International conflict management is not necessarily a rewarding occupation for people who have neat and orderly minds. Well-made plans tend to fall apart in fast-moving crises. As I noted in a chapter in a book on the Security Council published earlier this year, the recent history of United Nations peace operations is basically a story of “one damn thing after another.” U.N.
President Xi Jinping first presented China’s vision for a “Silk Road Economic Belt” during a 2013 speech in Kazakhstan. The idea was to “forge closer economic ties, deepen cooperation, and expand development in the Euro-Asia region”. In early 2015, the contours of Beijing’s strategy began to emerge as China’s leadership laid out plans for this “Silk Road Economic Belt” through Central Asia, and a “21st Century Maritime Silk Road” through Southeast and South Asia. China referred to both collectively as “One Belt, One Road” (OBOR).
Every week, The WorldPost asks an expert to shed light on a topic driving headlines around the world. Today, we speak with the Center on International Cooperation's Barnett Rubin about the future of the Taliban.
Japan, European countries, and the United States have a common interest in boosting United Nations peace operations. Japan has been a prominent supporter of a U.S. initiative to encourage participation in peacekeeping operations, but to date, Tokyo’s follow-up has been constructive but limited. For Tokyo and its allies, ensuring that the UN can handle today’s ugly crises is an unavoidable task.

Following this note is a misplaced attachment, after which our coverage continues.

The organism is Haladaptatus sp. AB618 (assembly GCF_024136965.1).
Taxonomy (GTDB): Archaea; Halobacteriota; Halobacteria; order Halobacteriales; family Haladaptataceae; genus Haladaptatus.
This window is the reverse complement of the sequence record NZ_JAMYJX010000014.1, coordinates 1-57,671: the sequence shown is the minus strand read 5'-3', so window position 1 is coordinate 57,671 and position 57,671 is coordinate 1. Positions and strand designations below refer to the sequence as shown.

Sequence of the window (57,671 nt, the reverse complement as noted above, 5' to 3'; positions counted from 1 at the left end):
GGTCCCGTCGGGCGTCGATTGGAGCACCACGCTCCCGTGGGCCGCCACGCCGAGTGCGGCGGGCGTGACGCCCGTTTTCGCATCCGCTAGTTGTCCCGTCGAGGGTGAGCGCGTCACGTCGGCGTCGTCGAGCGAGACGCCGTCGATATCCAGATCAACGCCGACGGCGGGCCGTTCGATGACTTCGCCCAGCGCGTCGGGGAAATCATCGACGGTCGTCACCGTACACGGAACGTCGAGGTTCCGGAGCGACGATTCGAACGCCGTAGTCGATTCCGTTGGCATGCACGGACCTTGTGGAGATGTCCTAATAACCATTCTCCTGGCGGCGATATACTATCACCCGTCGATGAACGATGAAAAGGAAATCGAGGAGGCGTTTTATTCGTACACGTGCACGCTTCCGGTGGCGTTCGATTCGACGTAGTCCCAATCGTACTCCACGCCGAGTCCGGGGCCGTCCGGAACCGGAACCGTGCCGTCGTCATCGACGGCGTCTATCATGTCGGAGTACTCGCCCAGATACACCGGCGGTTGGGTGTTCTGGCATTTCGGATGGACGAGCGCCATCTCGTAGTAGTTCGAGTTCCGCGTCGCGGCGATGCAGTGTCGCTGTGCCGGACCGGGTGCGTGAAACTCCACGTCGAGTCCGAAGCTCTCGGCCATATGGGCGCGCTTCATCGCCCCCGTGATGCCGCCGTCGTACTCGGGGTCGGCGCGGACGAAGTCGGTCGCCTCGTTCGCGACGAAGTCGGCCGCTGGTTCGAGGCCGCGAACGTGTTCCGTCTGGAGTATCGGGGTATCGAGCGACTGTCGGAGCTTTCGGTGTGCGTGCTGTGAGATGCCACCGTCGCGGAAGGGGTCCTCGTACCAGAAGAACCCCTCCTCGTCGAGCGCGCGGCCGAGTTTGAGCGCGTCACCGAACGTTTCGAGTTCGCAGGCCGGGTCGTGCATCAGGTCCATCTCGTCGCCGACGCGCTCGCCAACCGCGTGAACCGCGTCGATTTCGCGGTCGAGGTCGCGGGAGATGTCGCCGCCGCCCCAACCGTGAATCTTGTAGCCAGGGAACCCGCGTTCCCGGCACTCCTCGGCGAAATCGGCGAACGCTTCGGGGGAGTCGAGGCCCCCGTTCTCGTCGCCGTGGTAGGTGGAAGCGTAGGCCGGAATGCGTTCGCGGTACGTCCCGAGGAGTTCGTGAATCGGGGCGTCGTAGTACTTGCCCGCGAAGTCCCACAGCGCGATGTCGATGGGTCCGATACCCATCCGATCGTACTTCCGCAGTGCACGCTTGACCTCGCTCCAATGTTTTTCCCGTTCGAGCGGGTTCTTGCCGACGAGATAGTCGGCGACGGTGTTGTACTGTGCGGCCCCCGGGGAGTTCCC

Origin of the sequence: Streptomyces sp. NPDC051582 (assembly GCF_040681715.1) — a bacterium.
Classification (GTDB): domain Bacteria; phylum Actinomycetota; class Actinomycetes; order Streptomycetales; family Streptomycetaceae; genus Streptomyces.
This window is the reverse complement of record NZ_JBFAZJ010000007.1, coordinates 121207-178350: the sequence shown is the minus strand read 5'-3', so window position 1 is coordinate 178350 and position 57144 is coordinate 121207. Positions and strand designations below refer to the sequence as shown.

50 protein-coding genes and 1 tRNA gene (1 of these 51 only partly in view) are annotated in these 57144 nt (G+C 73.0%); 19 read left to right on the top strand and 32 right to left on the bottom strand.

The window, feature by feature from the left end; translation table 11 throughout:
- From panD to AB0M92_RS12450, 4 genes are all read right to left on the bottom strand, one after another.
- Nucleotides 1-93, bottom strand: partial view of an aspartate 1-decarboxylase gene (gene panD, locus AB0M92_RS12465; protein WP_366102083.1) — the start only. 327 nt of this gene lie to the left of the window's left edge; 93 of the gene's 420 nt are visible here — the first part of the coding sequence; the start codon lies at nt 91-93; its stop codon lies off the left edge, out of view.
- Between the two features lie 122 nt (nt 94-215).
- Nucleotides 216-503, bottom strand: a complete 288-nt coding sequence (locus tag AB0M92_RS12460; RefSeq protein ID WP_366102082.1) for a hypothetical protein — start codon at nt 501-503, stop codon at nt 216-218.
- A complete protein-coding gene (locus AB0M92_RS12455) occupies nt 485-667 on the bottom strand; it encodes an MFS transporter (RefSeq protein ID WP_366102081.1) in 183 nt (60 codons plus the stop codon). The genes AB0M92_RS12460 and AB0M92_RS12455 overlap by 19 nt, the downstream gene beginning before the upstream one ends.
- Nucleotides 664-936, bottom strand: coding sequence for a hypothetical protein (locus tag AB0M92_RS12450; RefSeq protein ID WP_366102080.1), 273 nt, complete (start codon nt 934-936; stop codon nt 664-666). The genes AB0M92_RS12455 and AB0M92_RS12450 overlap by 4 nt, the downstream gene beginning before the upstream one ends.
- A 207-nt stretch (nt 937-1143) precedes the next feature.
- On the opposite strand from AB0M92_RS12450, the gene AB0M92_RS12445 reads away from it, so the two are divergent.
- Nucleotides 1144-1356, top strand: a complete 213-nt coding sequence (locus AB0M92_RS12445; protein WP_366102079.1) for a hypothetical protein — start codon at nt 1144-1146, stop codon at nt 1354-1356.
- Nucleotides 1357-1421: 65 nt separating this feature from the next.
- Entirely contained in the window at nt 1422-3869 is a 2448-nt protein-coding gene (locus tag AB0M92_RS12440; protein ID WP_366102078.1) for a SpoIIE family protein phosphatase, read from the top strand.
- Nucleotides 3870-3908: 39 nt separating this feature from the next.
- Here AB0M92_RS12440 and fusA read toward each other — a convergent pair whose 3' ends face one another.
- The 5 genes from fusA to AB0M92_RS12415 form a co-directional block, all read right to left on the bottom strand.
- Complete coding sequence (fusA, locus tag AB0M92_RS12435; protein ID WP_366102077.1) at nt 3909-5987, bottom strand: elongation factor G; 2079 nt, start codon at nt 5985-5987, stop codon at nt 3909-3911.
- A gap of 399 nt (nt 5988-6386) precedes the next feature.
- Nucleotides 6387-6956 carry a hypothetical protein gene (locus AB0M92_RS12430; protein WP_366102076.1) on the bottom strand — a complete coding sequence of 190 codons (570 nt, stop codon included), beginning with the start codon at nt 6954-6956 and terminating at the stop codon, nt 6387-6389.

The U.S., Iran and other world powers reached a framework agreement, curbing Iran's nuclear program for at least 10 years. Joy Reid, Fred Kaplan, and James Traub discuss the historic achievement and the critical reaction to it.
President Ghani’s trip to Washington this week is like pressing the reset button for Afghan-American ties. While the Obama administration is satisfied so far with his early performance, he faces an uphill battle at home.
Relations between Israel and the US are at their most strained in years, following comments by newly-re-elected Israeli Prime Minister Benjamin Netanyahu that there wouldn't be a Palestinian state on “his watch.”